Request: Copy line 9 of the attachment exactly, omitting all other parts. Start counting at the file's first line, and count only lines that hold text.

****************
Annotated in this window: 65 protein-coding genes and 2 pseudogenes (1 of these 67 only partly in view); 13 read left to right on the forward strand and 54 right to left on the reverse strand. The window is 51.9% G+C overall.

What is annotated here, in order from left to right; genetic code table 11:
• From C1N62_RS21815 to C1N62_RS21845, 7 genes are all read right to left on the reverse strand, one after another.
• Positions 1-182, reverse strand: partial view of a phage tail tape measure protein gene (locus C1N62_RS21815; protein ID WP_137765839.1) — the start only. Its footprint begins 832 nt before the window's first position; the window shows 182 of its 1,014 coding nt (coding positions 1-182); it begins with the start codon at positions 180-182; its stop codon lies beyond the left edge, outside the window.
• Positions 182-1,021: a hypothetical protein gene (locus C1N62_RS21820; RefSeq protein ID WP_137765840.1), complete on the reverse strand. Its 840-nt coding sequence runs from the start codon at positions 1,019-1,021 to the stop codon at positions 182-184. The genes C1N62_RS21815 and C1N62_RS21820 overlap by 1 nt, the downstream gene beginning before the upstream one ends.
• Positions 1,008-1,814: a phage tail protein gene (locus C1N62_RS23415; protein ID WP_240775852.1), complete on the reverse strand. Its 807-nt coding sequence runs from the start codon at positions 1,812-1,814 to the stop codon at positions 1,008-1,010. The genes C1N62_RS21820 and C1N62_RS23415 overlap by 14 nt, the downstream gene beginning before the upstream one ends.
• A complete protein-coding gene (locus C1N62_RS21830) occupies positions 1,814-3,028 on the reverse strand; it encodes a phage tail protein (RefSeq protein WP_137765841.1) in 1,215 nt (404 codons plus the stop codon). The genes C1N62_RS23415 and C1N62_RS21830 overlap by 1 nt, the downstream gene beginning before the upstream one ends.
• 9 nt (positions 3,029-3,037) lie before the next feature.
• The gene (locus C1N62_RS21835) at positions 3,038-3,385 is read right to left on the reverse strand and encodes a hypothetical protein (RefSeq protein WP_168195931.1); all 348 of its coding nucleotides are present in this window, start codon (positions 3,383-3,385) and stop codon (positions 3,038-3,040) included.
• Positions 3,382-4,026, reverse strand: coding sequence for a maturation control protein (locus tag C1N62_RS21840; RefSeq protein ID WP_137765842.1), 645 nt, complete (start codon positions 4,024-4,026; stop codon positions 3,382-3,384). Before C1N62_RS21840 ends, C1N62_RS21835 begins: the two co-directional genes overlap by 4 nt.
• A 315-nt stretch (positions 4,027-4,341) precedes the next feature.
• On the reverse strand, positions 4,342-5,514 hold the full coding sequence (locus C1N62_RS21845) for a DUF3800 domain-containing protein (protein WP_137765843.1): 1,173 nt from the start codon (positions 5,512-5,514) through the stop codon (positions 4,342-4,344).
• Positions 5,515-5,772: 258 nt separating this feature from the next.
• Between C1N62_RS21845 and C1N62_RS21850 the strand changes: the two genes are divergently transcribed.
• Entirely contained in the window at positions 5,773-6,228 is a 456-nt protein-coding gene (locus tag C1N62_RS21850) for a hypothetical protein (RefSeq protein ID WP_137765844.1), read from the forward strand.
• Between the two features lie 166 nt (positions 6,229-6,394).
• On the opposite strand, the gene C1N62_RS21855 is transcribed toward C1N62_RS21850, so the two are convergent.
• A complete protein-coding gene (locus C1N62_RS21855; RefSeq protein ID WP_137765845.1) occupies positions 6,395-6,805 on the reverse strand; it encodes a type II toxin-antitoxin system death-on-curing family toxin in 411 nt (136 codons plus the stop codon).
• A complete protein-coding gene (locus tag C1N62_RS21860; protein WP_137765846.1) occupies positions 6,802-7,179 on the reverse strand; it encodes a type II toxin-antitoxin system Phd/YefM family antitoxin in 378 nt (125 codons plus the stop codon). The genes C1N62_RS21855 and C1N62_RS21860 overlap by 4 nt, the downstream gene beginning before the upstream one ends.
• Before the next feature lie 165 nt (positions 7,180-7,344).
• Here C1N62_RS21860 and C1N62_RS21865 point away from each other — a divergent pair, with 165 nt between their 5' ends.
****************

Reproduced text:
• The gene (locus C1N62_RS21835) at positions 3,038-3,385 is read right to left on the reverse strand and encodes a hypothetical protein (RefSeq protein WP_168195931.1); all 348 of its coding nucleotides are present in this window, start codon (positions 3,383-3,385) and stop codon (positions 3,038-3,040) included.